Working together with leading efficiency experts, data scientists and utility stakeholders, we led a stakeholder process to develop a set of empirically tested methods to standardize the way normalized meter-based changes in energy consumption are measured and reported. The CalTRACK process was created by a ruling of the CPUC, lead by PG&E, and funded by the CA IOUs.  When CalTRACK is implemented through open source software such as the open source OpenEEmeter, these methods can be used to support the procurement of energy efficiency, electrification, and other distributed energy resources.

Our company, then called OpenEE, was proud to take the lead in developing the OpenEEmeter, a 100% open source software engine that runs the CalTRACK methods, originally funded by the CEC.

In order to function as a standard, the CalTRACK Methods and the OpenEEmeter open source code base must be available to all parties without restriction--measurement in a market cannot be a black box.

While both CalTRACK and the OpenEEmeter have always been open source, we believed that they would best be served under the auspices of an organization that was dedicated to such projects, which is why we recently contributed these open source projects to Linux Foundation Energy (LFE). The Linux Foundation hosts many of the most important open source projects in the world, including Linux. By joining a community with more than 1,000 companies backing tens of thousands of active developers, our projects will now be able to harness the full power of the broader open source community to fuel innovation at unmatched speed and scale.

Together, CalTRACK and the OpenEEmeter support procurement of energy efficiency, electrification, and other distributed energy resources, and are now being used as the basis for pay-for-performance efficiency in California, New York, Oregon, and other places.

But even as we worked on solutions that would streamline M&V and make performance-based efficiency possible, we knew we needed to address the other elephant in the efficiency room: the changing nature of the grid.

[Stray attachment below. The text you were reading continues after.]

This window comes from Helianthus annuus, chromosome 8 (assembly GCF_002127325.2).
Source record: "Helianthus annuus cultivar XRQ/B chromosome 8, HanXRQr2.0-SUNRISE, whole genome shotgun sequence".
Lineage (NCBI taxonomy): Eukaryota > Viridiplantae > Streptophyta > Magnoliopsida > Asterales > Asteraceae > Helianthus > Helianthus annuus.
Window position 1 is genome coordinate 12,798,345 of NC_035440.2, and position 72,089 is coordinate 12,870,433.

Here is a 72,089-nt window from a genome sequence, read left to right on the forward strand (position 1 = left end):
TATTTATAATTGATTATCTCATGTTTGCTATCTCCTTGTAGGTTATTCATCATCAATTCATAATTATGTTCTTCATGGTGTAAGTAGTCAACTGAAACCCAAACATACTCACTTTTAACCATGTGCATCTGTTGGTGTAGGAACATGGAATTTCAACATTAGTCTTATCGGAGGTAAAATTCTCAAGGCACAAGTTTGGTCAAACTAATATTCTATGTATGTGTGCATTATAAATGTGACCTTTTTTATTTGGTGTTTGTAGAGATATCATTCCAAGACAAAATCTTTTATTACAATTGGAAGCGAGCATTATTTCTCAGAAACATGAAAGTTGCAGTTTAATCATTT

In the years since I founded Sustainable Spaces and Recurve 1.0, California, Texas and the Midwest began installing huge quantities of solar and wind. Deployment of these resources represents huge progress in the long-term goal of finally decarbonizing our economy.

But because they are intermittent, large amounts of solar and wind also cause problems for the grid by creating excess supply during times of the day when demand is low and falling off when demand is higher. This pattern is already creating large periods of negative pricing when there is literally nothing to do with all of the clean electrons on the grid. The standard answer to this problem is to add more storage. But storage is expensive, and there's no way deployment of batteries or EVs can keep pace with the load balancing needs of the grid due to the rapid rollout of renewable generation.

In theory, efficiency could be a complementary solution. But efficiency based on monthly average saving doesn't do anything to help manage the challenges of intermittent generation. In fact, saving energy at the wrong time could make grid problems worse, without doing anything to reduce our carbon footprints.

But we knew that if we could use AMI data to meter the hourly load-shape impacts of specific sets of interventions on portfolios of projects, we could help utilities identify those interventions that would be most valuable to meet their grid needs.

We call this hourly change in energy consumption the resource curve.

The resource curve allows utilities to procure exactly what  they need to address load-shape problems. By breaking down “energy efficiency” into classes of projects that deliver more valuable resource curves, we can make savings worth more when they have the biggest impact, giving market players the tools and incentives they need to optimize their offerings to deliver the most valuable results to the grid and the best deal to customers.

As OpenEE, we were proud to develop the first standard, open source methods and tools for calculating behind-the-meter changes in demand. By extending those tools to encompass hourly methods, we were creating a way for utilities to procure long-term demand flexibility with enough confidence to begin treating it like a grid resource.

As Recurve we are excited about the future of a much broader range of behind the meter flexibility resources.

Recurve connects the dots between efficiency, electrification, renewable energy, and DERs to enable demand flexibility to become a market-based procurable resource. The transition is underway and accelerating.